The former usually enjoys a bit more support than the latter but both are subject to sharp debate.
With the budget deficit in the $1 trillion realm and the national debt breaching $14.3 trillion, it is clear something has to be done to clean up the precarious U.S. financial position.
The idea of a flat tax has been floating around for decades and gained some traction in the 1980s and 1990s as tax rates on the rich were slashed dramatically.
During the Reagan administration, high-income earners saw their tax rates cut from 70 percent to 31 percent. Currently the top personal income tax rate is 35 percent with President Barack Obama pushing to end tax cuts for those in high-income brackets. Historically, the rate has gone as high as 90 percent -- that during World War II.
Most of the argument against a flat tax has centered on the impact on the poor: A 10 percent tax on someone earning $40,000 is more onerous than a 10 percent tax on someone earning $250,000 -- something former Rep. Dick Armey, R-Texas, has said could be addressed by shielding the amount and size of some household income.
The Economist has argued a flat tax would eliminate what is perceived as unfair treatment for corporations, eliminating all so-called "corporate welfare."
Among the advocates of the flat tax are Steve Forbes, who proposed a 17 percent rate during the 1996 and 2000 presidential campaigns that would have defined taxable income as income minus savings, beginning at $42,000 for a family of four.
Proponents say a flat tax would increase revenues because it would encourage more people to comply with the tax code. They point in part to Russia where personal income tax revenue rose 25.2 percent in the first year of a flat tax, 24.6 percent in the second year and 15.2 percent in the third, according to Wikipedia. However, a 2006 IMF study discounted the results.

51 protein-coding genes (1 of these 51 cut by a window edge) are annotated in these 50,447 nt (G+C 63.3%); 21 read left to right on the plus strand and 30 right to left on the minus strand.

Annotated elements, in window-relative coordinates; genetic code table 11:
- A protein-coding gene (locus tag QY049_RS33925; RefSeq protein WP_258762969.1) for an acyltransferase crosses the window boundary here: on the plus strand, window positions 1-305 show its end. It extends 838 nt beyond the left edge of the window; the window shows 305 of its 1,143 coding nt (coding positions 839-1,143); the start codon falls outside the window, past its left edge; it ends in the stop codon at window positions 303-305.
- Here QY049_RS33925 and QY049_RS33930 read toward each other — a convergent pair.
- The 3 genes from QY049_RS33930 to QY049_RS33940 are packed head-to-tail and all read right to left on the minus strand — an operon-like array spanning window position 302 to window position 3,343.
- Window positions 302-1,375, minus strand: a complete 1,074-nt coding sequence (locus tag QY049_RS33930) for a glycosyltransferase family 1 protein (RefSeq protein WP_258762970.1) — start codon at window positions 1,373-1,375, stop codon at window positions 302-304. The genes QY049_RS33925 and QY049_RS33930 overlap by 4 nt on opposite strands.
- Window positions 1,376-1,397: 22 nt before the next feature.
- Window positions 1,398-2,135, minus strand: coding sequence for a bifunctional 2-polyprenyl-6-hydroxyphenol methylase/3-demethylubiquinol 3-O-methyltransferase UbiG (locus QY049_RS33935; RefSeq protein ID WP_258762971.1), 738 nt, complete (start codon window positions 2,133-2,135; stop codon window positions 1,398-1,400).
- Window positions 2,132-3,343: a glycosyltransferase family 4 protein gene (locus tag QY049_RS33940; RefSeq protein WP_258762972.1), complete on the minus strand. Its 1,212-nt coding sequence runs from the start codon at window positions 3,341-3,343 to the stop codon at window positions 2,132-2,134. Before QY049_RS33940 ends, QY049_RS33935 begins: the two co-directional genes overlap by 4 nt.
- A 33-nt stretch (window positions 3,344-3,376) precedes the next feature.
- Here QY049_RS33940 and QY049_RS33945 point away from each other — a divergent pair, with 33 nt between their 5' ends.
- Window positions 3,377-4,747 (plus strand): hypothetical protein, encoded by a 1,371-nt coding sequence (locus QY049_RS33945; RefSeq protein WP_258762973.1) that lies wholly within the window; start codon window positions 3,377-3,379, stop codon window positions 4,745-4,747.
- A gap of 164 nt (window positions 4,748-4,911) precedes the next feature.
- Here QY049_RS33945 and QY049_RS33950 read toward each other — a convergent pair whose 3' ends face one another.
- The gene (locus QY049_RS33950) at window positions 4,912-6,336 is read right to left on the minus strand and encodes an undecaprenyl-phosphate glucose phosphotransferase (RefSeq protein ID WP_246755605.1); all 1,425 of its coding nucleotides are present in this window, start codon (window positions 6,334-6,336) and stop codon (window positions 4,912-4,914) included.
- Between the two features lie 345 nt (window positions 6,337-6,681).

Among the other countries with flat tax rates are the Baltic states -- Estonia, Latvia and Lithuania -- Ukraine, Slovakia, Romania, Macedonia and Albania. In the United States, a number of states have flat tax rates, including Pennsylvania, which has no zero-bracket.
The issue becomes even more complicated when addressing a value-added tax.
Richard Kaplan, a law professor at the University of Illinois at Urbana-Champaign, said though academics like the idea and such taxes already are in use in Europe and elsewhere, U.S. politicians tend to shy away. Both the Reagan and Bush administrations examined the idea but rejected it even though people prefer a stealth tax to one that presents them with a bill on April 15.
"Taxing consumption appeals to folks with a strong savings propensity," Kaplan said in an interview with the U of I News Bureau. "More broadly, some policymakers believe that society benefits when personal savings are increased, so they prefer a tax system that rewards this behavior instead of an income tax, which tends to penalize savers.
"Furthermore, countries that have a VAT have found that it has been a very effective way of raising revenue without upsetting the populace so much because it is less obvious. The VAT is not like a sales tax, which hits you in the face each time you buy something. Instead, a VAT is embedded in the price of a good or service."
The problem comes with implementation.
"For example, a VAT would have a huge impact on older Americans who typically spend a lot of money on medical services. Should such purchases be exempt? If so, what about college tuition that younger families typically pay? Or for that matter, what about home purchases?"
And politicians still tend to dole out exemptions.
"The point here is that a VAT is not a path out of the tax complexity maze; it is just a different maze. And as long as it is Congress that is writing the VAT, which the Constitution requires, then there will be special exemptions and rate reductions, and that is really what complicates the tax law," he said.